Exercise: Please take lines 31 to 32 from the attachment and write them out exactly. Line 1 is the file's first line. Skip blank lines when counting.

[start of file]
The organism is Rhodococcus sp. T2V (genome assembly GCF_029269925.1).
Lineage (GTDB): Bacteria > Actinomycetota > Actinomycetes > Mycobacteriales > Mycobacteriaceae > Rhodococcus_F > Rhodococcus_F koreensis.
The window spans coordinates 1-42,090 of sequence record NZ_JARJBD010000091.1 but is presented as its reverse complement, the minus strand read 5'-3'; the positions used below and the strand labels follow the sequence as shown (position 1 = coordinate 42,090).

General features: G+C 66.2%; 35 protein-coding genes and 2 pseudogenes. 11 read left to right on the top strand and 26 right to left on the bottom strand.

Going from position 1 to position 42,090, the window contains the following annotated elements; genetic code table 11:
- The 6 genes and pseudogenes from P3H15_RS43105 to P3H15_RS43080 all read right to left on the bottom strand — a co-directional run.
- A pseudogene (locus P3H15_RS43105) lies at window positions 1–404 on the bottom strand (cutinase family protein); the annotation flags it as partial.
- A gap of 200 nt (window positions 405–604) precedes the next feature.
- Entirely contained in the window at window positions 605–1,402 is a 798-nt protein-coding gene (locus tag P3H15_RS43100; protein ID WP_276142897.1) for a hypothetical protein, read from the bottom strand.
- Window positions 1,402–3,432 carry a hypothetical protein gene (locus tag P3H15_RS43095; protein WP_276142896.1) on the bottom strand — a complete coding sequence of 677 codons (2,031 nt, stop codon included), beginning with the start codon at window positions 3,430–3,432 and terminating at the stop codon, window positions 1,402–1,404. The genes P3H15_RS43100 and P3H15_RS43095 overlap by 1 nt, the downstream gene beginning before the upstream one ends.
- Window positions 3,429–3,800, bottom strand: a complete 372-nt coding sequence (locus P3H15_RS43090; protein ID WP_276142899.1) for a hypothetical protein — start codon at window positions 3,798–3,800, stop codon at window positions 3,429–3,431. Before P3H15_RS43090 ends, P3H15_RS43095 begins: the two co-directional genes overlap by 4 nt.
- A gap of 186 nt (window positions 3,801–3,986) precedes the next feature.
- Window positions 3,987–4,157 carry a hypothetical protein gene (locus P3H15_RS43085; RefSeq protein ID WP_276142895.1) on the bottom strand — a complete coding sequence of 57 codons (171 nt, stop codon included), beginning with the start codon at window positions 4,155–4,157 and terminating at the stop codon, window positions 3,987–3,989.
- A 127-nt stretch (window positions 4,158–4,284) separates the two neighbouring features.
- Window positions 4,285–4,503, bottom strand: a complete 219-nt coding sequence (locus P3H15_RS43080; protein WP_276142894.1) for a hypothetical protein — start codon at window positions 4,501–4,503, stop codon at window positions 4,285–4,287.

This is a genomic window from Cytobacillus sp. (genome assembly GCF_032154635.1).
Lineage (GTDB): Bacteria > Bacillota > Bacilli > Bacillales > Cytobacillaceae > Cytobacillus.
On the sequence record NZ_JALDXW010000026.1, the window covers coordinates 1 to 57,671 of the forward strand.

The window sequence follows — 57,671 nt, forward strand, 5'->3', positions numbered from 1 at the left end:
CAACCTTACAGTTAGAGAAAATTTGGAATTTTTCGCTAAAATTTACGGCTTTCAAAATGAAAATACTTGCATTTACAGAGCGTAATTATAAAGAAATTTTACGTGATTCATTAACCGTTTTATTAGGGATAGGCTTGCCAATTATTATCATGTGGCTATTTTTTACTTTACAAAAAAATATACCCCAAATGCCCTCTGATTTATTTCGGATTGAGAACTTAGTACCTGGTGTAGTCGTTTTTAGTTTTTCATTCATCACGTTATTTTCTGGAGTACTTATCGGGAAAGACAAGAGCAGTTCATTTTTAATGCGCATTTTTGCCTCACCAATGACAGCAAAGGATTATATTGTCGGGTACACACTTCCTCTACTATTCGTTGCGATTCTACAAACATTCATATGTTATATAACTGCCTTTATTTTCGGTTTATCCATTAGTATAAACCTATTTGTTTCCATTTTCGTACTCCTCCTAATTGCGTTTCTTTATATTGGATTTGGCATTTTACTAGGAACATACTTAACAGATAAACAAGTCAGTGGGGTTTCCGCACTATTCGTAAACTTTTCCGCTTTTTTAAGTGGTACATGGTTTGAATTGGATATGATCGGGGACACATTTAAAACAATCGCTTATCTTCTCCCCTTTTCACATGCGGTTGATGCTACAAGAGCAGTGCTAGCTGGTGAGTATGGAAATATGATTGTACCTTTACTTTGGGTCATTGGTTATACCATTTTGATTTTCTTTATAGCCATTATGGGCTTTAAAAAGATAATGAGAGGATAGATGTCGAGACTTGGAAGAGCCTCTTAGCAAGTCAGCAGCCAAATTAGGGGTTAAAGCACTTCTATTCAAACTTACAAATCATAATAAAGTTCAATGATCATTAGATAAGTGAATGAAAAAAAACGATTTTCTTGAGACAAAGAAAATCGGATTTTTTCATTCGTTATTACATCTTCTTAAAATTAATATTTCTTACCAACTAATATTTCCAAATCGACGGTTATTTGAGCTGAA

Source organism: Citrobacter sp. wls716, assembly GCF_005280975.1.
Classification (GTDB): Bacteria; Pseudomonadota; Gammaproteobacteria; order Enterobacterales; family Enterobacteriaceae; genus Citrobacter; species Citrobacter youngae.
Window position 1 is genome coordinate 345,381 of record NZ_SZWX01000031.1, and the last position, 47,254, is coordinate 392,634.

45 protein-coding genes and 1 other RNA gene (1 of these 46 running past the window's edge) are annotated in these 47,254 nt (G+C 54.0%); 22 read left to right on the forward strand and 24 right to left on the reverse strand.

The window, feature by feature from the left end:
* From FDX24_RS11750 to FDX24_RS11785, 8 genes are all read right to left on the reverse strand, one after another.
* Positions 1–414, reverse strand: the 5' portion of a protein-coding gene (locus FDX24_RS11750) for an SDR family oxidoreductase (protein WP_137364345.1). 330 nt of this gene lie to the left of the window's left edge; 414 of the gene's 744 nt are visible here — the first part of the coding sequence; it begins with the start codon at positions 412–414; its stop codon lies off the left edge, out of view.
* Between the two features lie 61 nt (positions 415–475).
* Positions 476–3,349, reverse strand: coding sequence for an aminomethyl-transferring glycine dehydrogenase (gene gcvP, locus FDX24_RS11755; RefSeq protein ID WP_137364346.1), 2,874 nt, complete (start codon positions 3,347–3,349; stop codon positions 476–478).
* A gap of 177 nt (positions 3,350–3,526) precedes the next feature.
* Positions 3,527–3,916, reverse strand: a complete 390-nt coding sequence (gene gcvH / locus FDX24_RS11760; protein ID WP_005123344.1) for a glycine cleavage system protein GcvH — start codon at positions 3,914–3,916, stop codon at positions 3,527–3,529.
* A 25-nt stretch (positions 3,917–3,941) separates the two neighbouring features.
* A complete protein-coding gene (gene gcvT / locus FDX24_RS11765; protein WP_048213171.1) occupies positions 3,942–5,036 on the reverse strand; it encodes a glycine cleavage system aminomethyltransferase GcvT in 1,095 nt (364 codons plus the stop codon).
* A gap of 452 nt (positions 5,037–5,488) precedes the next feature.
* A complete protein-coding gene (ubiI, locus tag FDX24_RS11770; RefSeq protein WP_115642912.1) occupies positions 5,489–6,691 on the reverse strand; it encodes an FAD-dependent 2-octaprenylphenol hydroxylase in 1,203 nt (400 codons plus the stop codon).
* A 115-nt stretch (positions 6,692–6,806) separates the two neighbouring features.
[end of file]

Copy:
* Positions 3,527–3,916, reverse strand: a complete 390-nt coding sequence (gene gcvH / locus FDX24_RS11760; protein ID WP_005123344.1) for a glycine cleavage system protein GcvH — start codon at positions 3,914–3,916, stop codon at positions 3,527–3,529.
* A 25-nt stretch (positions 3,917–3,941) separates the two neighbouring features.